Private Entity Access To Capital Markets - Through Rule 144A For Life Offerings

more+
less-

Many privately or family owned entities may believe access to U.S. capital markets is foreclosed due to burdensome and cost prohibitive regulatory requirements. With interest rates at historical lows and a robust supply of dollars available to borrow, many privately owned entities are selling so called high yield notes in Rule 144A for life offerings. These notes are sold in underwritten private offerings only to qualified institutional buyers (“QIBs”) with no covenant made by the issuer to exchange them in a future exchange offer for notes registered under the Securities Act of 1933, as amended (the “1933 Act”). Rule 144A for life offerings allow private entities to enjoy many of the benefits that accrue to publicly listed entities by borrowing funds through U.S. capital market offerings without subjecting the private entity to making periodic filings with the U.S. Securities and Exchange Commission (“SEC”) or having its top executive officers attest quarterly to the adequacy of disclosure controls or financial statement internal controls.

The table below sets forth a summary of the substantive differences between indebtedness incurred in a Rule 144A for life offering and in a traditional bank term loan.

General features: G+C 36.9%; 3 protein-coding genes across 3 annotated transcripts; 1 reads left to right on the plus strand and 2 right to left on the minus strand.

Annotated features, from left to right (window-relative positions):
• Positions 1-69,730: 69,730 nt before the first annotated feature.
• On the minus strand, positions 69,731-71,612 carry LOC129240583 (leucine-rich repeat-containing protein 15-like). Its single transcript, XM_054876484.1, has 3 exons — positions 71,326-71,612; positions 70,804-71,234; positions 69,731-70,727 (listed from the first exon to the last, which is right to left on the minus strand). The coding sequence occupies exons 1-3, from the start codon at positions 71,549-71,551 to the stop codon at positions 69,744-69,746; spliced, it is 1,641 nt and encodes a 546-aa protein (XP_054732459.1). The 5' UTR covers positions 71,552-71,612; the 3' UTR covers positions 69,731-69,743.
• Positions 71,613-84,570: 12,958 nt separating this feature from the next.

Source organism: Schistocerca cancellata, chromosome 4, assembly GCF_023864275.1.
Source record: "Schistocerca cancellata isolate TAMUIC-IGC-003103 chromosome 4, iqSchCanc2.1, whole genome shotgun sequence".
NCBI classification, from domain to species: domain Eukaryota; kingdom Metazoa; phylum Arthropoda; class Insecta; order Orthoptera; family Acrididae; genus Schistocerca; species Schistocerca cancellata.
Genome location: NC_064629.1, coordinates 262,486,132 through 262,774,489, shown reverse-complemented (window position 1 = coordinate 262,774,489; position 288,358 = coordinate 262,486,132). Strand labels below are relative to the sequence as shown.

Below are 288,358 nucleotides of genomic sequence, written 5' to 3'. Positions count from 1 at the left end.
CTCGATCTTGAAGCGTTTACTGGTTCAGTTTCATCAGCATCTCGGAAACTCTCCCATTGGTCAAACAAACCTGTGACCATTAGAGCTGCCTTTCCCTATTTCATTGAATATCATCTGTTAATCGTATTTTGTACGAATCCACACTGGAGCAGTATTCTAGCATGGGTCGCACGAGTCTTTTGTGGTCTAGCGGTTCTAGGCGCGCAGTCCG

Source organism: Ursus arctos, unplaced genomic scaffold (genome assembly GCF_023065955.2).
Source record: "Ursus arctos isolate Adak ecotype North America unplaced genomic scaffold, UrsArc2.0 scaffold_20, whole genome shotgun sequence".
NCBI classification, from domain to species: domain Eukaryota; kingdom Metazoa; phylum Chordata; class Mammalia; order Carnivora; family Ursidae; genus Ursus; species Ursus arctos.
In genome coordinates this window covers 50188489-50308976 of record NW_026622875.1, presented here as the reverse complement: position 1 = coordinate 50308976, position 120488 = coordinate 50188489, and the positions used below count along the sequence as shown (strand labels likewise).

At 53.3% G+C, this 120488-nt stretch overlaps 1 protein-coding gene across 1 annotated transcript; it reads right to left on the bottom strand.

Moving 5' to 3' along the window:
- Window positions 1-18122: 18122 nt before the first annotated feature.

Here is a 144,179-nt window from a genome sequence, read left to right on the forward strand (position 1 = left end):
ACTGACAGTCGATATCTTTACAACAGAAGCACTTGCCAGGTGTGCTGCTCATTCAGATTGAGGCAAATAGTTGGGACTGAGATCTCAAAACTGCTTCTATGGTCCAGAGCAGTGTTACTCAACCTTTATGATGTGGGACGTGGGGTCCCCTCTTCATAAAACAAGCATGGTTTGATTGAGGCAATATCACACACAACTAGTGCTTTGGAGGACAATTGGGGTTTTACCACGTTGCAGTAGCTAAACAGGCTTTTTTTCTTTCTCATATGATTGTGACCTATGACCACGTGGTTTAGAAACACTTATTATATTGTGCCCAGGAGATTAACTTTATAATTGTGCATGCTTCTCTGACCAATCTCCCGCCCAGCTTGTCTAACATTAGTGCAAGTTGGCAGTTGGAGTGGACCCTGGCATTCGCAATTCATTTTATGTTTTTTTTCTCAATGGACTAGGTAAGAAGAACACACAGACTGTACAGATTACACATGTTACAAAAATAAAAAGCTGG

Originally Published in Law360 on April 4, 2013.

Please see full publication below for more information.

LOADING PDF: If there are any problems, click here to download the file.

Published In: Business Organization Updates, General Business Updates, Finance & Banking Updates, Securities Updates

DISCLAIMER: Because of the generality of this update, the information provided herein may not be applicable in all situations and should not be acted upon without specific legal advice based on particular situations.

© Jackson Walker | Attorney Advertising

Don't miss a thing! Build a custom news brief:

Read fresh new writing on compliance, cybersecurity, Dodd-Frank, whistleblowers, social media, hiring & firing, patent reform, the NLRB, Obamacare, the SEC…

…or whatever matters the most to you. Follow authors, firms, and topics on JD Supra.

Create your news brief now - it's free and easy »